QRO: Just thinking of the stage show…

WC: Yeah, yeah. We played with them in the early nineties; it was phenomenal. We were doing a different type of stage show, but they were doing a lot of fake semen and blood…

And for me, I like that, but for me, it would be more about this thing that somehow alights the emotion in the song, not just to be…

 

QRO: “Do You Realize??” is the official rock song of Oklahoma – what about an official rock song for The Colbert Nation?

WC: Well, doesn’t he already have it? His theme song…

QRO: All four ColbChella artists should team up to make the official rock song of The Colbert Nation?

WC: I see – I would be up for that…

QRO: You have been doing a lot of collaborations recently…

WC: Yeah, yeah. All through 2011, and the very beginning of 2012.

QRO: Why all of a sudden?

WC: In the beginning, our contract with Warner Brothers ran out at the end of 2010. We were gonna sign a new contract, but we didn’t really know what it was going to be – that’s kind of the quagmire that everybody’s in with contracts these days.

So we said, “Well, give us a year or so. We’re gonna fuck around and do some things; maybe what we do will help us decide what our contract will be in this year-and-a-half and into the future.” We decided that we were gonna put out some music every month.In the beginning was Flaming Lips music; then by the second month, we were already bored. ‘Well, why don’t we get someone to collaborate with us?’ So we decided that we’d do Flaming Lips music, and then someone else’s music, every other month.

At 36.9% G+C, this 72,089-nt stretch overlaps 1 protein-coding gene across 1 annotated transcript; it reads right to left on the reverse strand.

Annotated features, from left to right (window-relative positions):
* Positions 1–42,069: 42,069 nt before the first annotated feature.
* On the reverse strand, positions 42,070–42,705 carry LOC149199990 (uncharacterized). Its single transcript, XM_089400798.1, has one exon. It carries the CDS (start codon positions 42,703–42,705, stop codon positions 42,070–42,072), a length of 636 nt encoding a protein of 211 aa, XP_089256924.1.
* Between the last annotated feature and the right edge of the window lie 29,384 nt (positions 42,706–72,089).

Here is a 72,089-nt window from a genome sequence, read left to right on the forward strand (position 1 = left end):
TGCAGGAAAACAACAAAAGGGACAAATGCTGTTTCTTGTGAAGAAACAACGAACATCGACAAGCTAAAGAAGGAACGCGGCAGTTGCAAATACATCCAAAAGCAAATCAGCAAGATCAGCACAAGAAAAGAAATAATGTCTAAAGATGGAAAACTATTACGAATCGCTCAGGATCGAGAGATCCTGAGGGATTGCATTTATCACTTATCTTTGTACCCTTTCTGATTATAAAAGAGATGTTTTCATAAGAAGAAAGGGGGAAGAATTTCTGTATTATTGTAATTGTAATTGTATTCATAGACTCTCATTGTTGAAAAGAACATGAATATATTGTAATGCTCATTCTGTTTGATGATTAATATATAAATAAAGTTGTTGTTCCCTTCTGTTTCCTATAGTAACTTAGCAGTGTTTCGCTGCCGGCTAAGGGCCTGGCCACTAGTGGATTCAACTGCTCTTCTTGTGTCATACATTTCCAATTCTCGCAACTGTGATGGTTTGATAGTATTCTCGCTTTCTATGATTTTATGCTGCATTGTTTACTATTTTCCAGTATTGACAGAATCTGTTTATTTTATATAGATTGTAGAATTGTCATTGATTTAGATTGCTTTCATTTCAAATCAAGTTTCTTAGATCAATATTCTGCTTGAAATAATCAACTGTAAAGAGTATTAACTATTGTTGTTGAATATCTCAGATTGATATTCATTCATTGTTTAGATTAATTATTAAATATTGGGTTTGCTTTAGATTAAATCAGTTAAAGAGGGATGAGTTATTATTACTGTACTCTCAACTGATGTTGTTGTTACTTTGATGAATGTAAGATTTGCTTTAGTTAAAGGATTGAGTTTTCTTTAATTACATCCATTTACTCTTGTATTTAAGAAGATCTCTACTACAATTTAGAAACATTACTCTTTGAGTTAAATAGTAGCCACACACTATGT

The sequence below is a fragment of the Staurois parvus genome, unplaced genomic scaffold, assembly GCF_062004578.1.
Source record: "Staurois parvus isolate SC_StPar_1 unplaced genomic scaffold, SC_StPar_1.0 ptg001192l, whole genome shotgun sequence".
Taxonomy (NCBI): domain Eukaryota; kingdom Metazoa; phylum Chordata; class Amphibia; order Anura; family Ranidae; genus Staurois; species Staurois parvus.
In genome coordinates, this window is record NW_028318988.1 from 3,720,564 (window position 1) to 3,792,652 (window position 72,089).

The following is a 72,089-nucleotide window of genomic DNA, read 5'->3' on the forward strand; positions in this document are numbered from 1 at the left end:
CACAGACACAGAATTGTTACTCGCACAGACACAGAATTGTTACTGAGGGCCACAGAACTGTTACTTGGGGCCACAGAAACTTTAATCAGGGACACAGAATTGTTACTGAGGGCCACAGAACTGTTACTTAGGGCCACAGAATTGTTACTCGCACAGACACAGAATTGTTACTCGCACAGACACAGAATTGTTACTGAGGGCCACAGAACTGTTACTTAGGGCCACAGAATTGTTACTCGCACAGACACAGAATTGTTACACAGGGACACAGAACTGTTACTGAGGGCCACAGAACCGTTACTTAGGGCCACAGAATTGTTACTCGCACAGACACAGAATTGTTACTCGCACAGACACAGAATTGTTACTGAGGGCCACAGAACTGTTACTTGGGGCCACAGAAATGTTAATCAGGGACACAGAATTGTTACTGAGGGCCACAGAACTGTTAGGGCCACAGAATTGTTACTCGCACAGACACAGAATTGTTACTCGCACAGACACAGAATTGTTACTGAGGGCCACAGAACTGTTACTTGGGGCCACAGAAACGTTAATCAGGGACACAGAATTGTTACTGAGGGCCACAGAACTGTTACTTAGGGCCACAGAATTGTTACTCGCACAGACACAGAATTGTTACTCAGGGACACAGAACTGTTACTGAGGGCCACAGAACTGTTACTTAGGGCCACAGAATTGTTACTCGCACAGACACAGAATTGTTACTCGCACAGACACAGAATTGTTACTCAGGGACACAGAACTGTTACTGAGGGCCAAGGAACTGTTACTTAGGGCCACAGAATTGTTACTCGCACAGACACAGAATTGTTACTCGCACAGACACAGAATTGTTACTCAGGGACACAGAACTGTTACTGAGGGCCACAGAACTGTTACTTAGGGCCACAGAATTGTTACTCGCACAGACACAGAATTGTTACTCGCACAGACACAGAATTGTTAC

So we started with Neon Indian (QRO live review), and we had Prefuse 73 (QRO album review), we got Lightning Bolt (QRO photos). And little-by-little, I think word got out that, ‘Hey, do you want to do music with The Flaming Lips?’And on this one great series of days, I was contacted by Erykah Badu (QRO photos), Justin Vernon from Bon Iver (QRO live review), and Ke$ha.

So that really pushed it a little bit further, ‘cause I thought, ‘Well, if I could get all of them…’ – and of course, you look ahead and think the music is great, ‘If I can get all this going…’ And then I even got more than that; Chris Martin [of Coldplay – QRO album review] at the very end came in. I just called him out of the blue, “You know, people think we should do something together – don’t you think we should?” And then, about twelve hours later, he sent me a little piece of music.

So all those sorts of things get their own momentum. In the beginning, I don’t think about it too much. In the beginning, I don’t think I even considered Ke$ha or Erykah Badu. But as time went on, I got to like them more & more, thought they were interesting, thought, ‘Let’s see what happens here…”

We decided that we were gonna put out some music every month. In the beginning was Flaming Lips music; then by the second month, we were already bored. ‘Well, why don’t we get someone to collaborate with us?’ And when Ke$ha calls you… on your birthday…She’s great. She’s really fun, and she’s crazy, and she’s creative, and she’s smart. I really love her; I really do. So I think that I’ve gotten so much more out of it than they have. Even knowing Justin Vernon and stuff – it’s just great…

We decided that we were gonna put out some music every month. In the beginning was Flaming Lips music; then by the second month, we were already bored. ‘Well, why don’t we get someone to collaborate with us?’